Paramount has stumbled upon a financial bonanza—but these films are neither good nor art.

The Latest in a new kind of film being produced by Paramount Pictures arrived in neighborhood theaters late this winter. Footloose was quickly panned by critics, but its style guaranteed a smashingly successful opening weekend, when it grossed $8 million. Of Paramount’s new “house style” David Blum wrote for the Chicago Tribune: “It is a style born purely of the profit motive, a style based on the runaway success of a single movie—Saturday Night Fever.…” (Feb. 13, 1984).

Reviewers Harry Cheney and Lloyd Billingsley comment on Footloose, then discuss this approach to filmmaking.


Paramount Pictures;

directed by Herbert Ross

Footloose—essentially Flashdance in pants—is the sort of film that sets off geysers of invective from critics, but makes tons of money anyway. And to make money, studios have found that characters, plot, verisimilitude, meaningful dialogue, sensitive visuals, and other marks of art are unnecessary.

Ren, a big-city youth fond of dancing, moves to Bomont, an American version of medieval Spain, controlled by a puritanical minister and his cabal of book-burning half-wits. Will Ren overcome them? Will dancing prevail? Watching this Lilliputian struggle is not entertainment, it is a sentence. For good measure, clichés and absurdities are ladled on in thick gobs, seasoned with a little violence.

The only redeeming performance is by John Lithgow as the minister. In spite of a truly execrable script, he evokes some sympathy for the man; one can almost believe he is real. The other characters are the stuff of cartoons.

Footloose even fails as a long record commercial or rock video. The music is banal, and the sloppy dancing often resembles stampeding wildebeests.

Mass masochism may be the best answer to this picture’s high revenues.


The teenage movie genre has its icons, most notably the poignant image of James Dean wincing in private pain, collar turned up against the cold wind of adolescence. Looking back at his abbreviated career one remembers clearly his tragic vulnerability, an almost tangible sense of wounded innocence.

By the early sixties, however, the fatuous had replaced the sublime. Dean was dead, and Annette and Frankie played Beach Blanket Bingo in the California sun. Still, innocence was yet the given, as sure as the next wave.

Five minutes into Footloose, therefore, one realizes there is trouble in teendom. Four young girls chortle over a classmate’s unwanted pregnancy and discuss the merits of mail-order contraceptives. A crime has been committed here. These teenagers have had their youth snatched away, and in its place we find an ugliness of spirit like bad mascara piled high.

Indeed, these characters don’t resemble kids so much as prisoners of war. All joy has been stripped from their lives. They pursue pleasure with grim determination. Monotonous posturing has become a way of life (and a style of acting) that stifles genuine relationships. Their final victory is simply one of self-absorption over misguided principles. They have won nothing but the license to run ever faster from their lost innocence.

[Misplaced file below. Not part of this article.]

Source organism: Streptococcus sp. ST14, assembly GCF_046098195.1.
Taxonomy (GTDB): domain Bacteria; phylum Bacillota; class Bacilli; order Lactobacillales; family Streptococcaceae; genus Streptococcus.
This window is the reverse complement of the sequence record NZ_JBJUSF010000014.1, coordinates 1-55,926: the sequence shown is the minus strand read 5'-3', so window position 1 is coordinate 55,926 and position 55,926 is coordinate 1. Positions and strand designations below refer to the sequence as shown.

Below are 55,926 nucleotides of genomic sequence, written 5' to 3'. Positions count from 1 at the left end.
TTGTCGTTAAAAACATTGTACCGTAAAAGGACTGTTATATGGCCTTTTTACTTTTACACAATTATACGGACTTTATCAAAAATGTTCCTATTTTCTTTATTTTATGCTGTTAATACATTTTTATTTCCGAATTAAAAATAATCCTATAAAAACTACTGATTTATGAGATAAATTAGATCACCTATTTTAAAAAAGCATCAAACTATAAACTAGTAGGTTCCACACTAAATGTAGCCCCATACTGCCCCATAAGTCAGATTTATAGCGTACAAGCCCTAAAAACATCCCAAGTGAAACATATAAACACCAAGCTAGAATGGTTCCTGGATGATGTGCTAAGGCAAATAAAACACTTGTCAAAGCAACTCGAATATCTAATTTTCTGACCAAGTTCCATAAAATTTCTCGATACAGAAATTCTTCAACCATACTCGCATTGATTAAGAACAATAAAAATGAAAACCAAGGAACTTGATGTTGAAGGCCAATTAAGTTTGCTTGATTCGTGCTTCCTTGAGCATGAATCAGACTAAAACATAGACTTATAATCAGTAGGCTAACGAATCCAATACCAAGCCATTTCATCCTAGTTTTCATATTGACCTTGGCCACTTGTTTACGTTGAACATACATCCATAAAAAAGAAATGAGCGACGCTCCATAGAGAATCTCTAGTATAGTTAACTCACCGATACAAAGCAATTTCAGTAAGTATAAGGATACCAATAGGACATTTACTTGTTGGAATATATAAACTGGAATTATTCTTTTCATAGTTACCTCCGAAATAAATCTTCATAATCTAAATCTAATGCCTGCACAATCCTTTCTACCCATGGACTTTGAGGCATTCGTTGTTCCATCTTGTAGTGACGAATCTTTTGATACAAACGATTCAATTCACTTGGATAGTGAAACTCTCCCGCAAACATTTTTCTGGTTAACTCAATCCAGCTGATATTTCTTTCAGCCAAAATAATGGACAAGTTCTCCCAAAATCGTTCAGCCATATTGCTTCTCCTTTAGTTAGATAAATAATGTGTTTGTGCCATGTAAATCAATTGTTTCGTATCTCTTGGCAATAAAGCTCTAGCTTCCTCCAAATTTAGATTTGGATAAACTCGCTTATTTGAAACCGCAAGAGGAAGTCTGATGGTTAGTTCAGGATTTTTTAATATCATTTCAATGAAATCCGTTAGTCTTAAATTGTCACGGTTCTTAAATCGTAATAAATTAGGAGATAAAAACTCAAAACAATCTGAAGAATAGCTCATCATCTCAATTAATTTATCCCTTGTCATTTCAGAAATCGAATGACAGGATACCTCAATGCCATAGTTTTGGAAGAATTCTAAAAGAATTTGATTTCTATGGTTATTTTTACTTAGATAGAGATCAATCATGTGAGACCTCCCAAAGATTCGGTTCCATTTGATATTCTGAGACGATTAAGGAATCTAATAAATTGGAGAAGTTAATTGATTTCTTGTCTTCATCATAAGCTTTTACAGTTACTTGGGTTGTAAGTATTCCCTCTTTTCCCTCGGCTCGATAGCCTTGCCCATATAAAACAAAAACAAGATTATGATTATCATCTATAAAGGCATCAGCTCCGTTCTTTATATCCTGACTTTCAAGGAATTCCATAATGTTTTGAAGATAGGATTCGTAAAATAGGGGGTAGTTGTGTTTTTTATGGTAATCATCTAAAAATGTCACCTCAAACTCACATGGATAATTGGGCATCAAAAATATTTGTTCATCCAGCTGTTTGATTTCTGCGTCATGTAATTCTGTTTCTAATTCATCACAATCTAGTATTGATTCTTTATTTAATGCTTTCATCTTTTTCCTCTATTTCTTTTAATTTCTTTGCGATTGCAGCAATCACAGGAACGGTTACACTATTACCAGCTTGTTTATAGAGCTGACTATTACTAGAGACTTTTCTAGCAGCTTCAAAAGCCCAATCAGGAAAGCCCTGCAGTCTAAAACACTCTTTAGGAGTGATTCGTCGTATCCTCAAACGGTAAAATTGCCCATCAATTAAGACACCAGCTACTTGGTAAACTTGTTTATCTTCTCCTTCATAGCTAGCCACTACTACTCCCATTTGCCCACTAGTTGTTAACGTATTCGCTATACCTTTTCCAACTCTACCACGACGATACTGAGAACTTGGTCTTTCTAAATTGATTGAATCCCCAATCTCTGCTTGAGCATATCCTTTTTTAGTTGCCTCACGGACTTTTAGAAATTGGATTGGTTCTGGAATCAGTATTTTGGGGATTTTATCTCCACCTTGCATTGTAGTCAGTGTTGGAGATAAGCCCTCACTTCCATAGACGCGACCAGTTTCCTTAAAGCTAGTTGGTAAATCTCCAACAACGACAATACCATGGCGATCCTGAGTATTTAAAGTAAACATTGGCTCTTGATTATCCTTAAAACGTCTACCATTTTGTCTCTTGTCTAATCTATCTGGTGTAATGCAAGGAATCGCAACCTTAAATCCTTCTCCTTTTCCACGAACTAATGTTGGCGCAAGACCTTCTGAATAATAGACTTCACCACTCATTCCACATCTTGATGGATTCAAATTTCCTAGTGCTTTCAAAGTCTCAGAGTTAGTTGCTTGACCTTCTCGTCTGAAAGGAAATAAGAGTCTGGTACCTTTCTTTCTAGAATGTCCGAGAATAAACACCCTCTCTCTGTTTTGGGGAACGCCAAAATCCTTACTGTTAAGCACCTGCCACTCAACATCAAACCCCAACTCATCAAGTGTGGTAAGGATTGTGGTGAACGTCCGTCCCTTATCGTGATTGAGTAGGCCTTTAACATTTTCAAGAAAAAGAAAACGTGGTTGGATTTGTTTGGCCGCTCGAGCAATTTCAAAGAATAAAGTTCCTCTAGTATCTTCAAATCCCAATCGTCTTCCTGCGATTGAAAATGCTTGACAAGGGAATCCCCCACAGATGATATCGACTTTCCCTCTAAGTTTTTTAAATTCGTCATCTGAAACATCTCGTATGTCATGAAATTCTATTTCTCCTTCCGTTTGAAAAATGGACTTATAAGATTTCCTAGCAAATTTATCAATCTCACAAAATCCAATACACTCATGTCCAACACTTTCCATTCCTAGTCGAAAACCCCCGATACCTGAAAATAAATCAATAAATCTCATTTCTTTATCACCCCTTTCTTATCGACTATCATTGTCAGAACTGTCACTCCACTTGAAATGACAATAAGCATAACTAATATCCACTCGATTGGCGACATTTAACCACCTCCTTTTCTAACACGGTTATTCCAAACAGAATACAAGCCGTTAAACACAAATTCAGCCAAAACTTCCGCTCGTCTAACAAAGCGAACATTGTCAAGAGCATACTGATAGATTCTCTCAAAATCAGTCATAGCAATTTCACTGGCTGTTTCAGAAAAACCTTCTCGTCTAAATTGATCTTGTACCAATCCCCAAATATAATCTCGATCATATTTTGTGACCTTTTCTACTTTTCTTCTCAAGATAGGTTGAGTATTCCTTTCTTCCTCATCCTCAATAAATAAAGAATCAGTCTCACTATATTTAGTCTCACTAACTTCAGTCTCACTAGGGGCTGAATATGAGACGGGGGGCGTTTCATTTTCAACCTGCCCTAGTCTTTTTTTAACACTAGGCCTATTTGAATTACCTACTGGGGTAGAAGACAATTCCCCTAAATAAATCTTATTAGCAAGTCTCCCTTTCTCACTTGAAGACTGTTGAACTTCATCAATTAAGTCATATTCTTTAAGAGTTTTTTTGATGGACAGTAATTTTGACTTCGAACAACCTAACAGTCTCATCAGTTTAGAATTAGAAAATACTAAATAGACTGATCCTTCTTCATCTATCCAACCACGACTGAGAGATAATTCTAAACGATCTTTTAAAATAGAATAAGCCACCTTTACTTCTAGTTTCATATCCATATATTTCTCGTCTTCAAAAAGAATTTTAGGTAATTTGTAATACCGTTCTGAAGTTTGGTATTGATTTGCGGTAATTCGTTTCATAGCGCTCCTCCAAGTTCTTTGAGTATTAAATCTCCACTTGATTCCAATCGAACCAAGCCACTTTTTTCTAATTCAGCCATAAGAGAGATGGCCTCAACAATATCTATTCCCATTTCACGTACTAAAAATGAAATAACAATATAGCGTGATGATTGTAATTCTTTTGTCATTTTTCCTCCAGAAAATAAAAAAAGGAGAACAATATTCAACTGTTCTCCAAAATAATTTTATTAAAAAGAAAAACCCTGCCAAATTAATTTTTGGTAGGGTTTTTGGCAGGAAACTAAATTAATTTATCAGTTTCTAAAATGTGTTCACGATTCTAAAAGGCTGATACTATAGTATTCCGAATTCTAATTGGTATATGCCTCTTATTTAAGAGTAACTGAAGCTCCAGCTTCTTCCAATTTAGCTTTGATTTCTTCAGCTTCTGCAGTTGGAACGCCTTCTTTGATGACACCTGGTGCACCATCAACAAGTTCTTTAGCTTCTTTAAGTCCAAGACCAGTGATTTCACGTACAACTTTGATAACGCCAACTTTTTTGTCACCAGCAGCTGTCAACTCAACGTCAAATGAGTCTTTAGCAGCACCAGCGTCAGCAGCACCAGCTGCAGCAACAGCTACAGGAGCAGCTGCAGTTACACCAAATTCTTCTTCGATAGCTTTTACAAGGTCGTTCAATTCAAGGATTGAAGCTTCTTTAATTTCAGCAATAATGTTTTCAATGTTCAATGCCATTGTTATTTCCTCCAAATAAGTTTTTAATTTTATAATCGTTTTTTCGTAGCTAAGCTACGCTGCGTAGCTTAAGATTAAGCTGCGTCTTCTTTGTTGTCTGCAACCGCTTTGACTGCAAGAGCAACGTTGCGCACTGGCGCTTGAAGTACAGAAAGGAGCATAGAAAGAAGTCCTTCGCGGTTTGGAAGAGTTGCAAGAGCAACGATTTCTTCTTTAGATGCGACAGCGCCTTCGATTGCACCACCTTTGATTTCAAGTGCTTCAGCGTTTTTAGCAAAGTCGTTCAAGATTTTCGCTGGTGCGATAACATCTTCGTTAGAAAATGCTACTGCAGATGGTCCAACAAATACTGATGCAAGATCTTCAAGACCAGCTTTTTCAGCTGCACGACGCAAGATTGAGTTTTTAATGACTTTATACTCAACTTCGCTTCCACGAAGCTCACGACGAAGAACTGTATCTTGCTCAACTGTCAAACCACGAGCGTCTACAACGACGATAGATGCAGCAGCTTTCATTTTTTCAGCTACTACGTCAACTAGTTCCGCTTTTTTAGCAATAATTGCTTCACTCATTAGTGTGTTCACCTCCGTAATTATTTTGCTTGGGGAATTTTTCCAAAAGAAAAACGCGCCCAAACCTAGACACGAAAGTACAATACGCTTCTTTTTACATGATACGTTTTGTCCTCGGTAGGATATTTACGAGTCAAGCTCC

Why are films like Footloose so popular when they are panned by the critics?

Cheney: Most kids don’t read anymore.

Billingsley: A recent MTV press packet said that kids can’t follow plots and aren’t into well-developed characters.

The Tribune story said these films are “made for a generation of moviegoers bred on the sameness of television.”

Billingsley: I’d agree. Also, the actors suffer. They get horrible scripts. The studios go more just for appearances—it doesn’t matter how good the actor is.

Cheney: I get the impression a lot of the kids in these movies have a kind of smug maturity about them that’s really irritating—although I like Kevin Bacon in this. But others are terrible actors, and they seem to revel in their obnoxious roles.

Who goes to see these films?

Cheney: When I went, the audience was mostly kids 14 and under. Footloose is rated PG, but a lot of these movies are rated R. I wonder who the studios are really trying to sell them to? It seems as if the ratings system is breaking down—the kids are all getting in. Films like Porkys seem to be made more for dirty old men than the kids.

Billingsley: The films only reflect the problem, which is a tasteless populace.

Cheney: But you know, parents are indiscriminate—they drop their kids off at any movie and go shopping.

Films like Footloose and Flashdance may not be a novel trend, though—they’ve been making mindless movies for kids for ages. I think the difference is that visually these films are much more serious; they come off as high art and high truth.

Billingsley: It must be happy days in the studios now that they’ve discovered they don’t need any of the component parts of good film to make money.

Cheney: It’s really sad. I don’t know any teenagers like these.

Billingsley: When I saw it, some teenagers seemed to be scoffing at it. I think it’s peer pressure and conformity: “Have you seen this?” or “You must see it.”

Isn’t one of the problems that kids who see these films can fantasize that this is the way life is?

Cheney: Movies and TV may not have as big an influence as some people feel. But yes, they can go in and think: This is the way I’d like to be.

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